China’s increased activity in the region, as well as Pakistan’s engagement with Iran and the rush of European leaders to the latter, have led to calls for speedier action.
But there have been concerns that this engagement is not sufficient, particularly relative to that of some countries. For example, China’s increased activity in the region, as well as Pakistan’s engagement with Iran and the rush of European leaders to the latter, have led to calls for speedier action. The Indian foreign secretary’s recent comment that “we are no longer content to be passive recipients of outcomes” in this region also seemed to reflect the understanding that Delhi needs to be more proactive about deepening its relationships with the countries in the region, rather than waiting for them to take shape organically or just reacting to events as they occur.
The Saudi connection
It is in this context that Modi travels to Riyadh. The relationship with Saudi Arabia is one of the key pillars of India’s Middle East policy. A major source of oil, jobs, and remittances, it is also a destination for over 400,000 Indians who go to the country for Hajj or Umra every year. In addition, in recent years, there has been more security cooperation, with Riyadh handing over individuals wanted in India and the two countries working together on countering money laundering and terrorism financing.
The relationship has not been without problems from Delhi’s perspective. Just to list a few:
- the Saudi-Pakistan relationship;
- diaspora-related issues, including the treatment of Indian workers in-country and efforts towards Saudization that might limit employment opportunities for Indian expatriates;
- ideology-related concerns, particularly funding from Saudi Arabia for organizations in India, which might be increasing the influence of Wahhabism in the country; and
- regional dynamics, including Saudi Arabia’s rising tensions with Iran that has had consequences for Indian citizens, for example, in Yemen from where Delhi had to evacuate 4,640 Indians (as well as 960 foreigners).
More recently, incidents involving Saudi diplomats in India have also negatively affected (elite) public perceptions of the country, though the broader impact of this, if any, is unclear. Over the medium-to-long term, there are also concerns about potential instability within Saudi Arabia.
During Modi’s trip, however, the emphasis will be on the positives—not least in the hope that these might help alleviate some of the problems. The prime minister will be hosted by King Salman, who visited India as crown prince and defense minister just before Modi took office. He will also meet a slate of Saudi political and business leaders. The Indian wish-list will likely include diversification of economic ties, greater two-way investment, as well as more and better counter-terrorism cooperation.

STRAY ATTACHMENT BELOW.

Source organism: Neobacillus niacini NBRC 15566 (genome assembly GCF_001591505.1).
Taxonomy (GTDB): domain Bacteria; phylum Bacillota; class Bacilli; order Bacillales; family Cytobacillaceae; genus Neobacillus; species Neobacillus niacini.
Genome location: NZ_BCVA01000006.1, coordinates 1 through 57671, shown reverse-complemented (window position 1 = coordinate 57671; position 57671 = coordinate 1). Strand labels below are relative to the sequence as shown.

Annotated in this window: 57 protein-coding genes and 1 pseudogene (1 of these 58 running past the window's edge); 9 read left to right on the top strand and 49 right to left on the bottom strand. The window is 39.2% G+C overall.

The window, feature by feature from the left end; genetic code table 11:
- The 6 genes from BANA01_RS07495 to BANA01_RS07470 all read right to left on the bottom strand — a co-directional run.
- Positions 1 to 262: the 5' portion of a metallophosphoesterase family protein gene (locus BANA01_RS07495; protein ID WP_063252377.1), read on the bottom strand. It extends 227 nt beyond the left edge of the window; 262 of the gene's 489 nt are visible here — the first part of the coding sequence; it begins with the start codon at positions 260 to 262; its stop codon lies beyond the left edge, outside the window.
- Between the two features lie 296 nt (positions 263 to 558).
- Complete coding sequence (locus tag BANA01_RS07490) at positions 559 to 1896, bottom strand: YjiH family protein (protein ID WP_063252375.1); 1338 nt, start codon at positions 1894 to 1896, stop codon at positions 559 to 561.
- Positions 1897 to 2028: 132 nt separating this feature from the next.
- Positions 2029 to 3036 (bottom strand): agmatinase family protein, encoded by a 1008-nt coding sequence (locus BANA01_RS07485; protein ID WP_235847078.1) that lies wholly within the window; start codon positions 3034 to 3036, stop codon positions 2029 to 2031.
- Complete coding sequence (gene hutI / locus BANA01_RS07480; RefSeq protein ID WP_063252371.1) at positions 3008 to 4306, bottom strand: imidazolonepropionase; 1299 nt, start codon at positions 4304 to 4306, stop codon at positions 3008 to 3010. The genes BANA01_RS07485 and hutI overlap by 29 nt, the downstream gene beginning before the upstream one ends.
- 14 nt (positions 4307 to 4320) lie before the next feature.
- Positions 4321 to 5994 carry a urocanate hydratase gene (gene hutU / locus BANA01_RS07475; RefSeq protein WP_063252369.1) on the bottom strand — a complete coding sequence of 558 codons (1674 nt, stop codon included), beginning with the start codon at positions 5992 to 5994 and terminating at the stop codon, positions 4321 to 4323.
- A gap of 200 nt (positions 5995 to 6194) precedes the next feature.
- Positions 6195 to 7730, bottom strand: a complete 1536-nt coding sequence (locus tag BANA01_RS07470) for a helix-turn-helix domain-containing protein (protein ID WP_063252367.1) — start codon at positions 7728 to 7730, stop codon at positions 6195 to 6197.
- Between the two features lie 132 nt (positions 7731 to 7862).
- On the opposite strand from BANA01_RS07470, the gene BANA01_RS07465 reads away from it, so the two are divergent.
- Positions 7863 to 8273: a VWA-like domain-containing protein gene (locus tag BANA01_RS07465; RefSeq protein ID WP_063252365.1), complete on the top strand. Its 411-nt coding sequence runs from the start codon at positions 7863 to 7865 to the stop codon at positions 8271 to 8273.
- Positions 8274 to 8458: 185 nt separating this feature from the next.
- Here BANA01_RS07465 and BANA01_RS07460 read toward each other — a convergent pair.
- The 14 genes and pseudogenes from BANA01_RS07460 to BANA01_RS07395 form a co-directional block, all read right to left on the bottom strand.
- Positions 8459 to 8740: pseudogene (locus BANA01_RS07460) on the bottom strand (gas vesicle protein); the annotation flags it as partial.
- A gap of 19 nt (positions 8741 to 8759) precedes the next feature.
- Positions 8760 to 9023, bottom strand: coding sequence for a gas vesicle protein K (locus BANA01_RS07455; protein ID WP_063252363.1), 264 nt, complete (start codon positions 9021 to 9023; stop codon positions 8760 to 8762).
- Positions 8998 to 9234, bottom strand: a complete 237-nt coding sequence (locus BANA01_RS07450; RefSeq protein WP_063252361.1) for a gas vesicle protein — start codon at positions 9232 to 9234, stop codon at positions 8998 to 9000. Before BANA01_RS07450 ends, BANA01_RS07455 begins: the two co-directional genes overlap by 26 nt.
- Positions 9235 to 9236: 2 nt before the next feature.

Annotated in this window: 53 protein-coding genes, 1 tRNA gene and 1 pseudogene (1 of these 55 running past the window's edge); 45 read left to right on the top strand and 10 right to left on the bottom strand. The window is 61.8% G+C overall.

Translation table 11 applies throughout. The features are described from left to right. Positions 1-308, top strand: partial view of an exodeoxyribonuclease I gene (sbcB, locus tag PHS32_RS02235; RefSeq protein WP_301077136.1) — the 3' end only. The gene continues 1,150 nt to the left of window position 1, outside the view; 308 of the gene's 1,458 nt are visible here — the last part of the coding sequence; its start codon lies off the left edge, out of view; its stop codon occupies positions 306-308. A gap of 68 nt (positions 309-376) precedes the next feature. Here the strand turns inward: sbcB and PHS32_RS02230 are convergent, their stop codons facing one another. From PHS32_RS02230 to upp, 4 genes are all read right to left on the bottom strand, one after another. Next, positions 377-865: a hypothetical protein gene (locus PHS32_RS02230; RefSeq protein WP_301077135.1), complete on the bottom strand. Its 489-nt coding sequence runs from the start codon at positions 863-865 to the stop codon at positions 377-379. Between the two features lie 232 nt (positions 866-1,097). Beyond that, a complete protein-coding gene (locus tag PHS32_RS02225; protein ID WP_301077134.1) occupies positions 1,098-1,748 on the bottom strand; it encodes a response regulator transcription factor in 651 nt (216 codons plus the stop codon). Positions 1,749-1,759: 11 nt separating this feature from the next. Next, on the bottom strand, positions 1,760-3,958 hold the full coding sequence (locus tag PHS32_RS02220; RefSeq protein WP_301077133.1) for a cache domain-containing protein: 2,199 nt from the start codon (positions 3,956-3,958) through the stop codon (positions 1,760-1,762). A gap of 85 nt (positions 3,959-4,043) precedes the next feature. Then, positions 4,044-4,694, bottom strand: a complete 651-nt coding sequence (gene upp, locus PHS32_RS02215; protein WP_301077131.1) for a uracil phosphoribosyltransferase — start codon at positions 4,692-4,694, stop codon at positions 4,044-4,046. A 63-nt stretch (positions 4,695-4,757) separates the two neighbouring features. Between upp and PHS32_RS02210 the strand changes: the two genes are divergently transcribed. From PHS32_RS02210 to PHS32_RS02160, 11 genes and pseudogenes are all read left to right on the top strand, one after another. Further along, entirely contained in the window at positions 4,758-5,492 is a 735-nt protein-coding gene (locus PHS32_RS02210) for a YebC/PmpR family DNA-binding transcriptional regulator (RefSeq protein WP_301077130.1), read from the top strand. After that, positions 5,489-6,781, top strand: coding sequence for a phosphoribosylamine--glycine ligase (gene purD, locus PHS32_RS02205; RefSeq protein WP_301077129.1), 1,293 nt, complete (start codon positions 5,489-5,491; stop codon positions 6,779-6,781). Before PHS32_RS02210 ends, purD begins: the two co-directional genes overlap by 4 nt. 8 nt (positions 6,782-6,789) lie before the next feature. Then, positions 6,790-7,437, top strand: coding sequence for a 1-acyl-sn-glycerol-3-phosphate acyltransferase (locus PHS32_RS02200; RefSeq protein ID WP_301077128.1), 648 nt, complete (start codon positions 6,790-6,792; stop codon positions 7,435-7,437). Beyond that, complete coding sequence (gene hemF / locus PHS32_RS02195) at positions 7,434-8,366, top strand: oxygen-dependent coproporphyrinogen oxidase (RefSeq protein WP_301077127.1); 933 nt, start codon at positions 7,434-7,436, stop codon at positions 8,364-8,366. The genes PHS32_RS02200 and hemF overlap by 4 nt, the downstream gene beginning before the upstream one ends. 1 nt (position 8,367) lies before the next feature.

There will not be a large diaspora event—as Modi has done in Australia, Singapore, the UAE, United Kingdom, and the United States—but the prime minister will engage privately with members of the Indian community. He will also meet with Indian workers employed by an Indian company that is building part of the Riyadh metro. It is not hard to assess the reason for this particular engagement, given increased sensitivity in India (particularly in the media) about the treatment of citizens abroad, as well as the government’s interest in making a pitch for Indian companies to get greater market access. But, with Riyadh’s interest in creating jobs for Saudis, Modi will also try to highlight that Indian companies are contributing to the training and employment of locals (especially women) by visiting another Indian company’s all-female business process service center.
This will reflect the broader theme of highlighting to Riyadh and Saudis that it is not just India that benefits from the relationship—they do too. Some in India hope this has an additional effect: of giving Riyadh a reason not to let its relationship with Pakistan limit that with India, and perhaps occasionally making it willing to use some of its leverage with that country to India’s benefit. Despite recent irritants in the Saudi-Pakistan relationship, however, Delhi is realistic about the limits of weaning Riyadh away from Islamabad.
So does all this mean India will “do more” in the Middle East? For all the reasons mentioned above, the country has been involved in the region for a number of years—though, as the Indian foreign secretary has noted, this involvement was not in large part the product of active state policy. Indian interests in the region will likely increase in the future and, thus, so will its corporate and official engagement. But that engagement might not be what some American observers have in mind. As India’s capabilities grow, it might do more in terms of providing maritime security, intelligence sharing, evacuating expatriates when necessary, and contributing to U.N. peacekeeping operations. It could also potentially do more in terms of capacity building within these countries with the support of the host governments. There might also be scope for India to expand its West Asia dialogue with countries like the United States. But it will likely remain wary of picking sides or getting involved in non-U.N.-sanctioned military interventions in the region unless its interests are directly affected (the previous BJP-led coalition government did briefly consider—and then reject—joining the United States coalition in the Iraq war, for instance).
Those who most need the protections of international human rights law — dissidents, journalists, civil society actors — these vulnerable people are used to operating in the knowledge that big governments out there in the world care. They don’t have that now.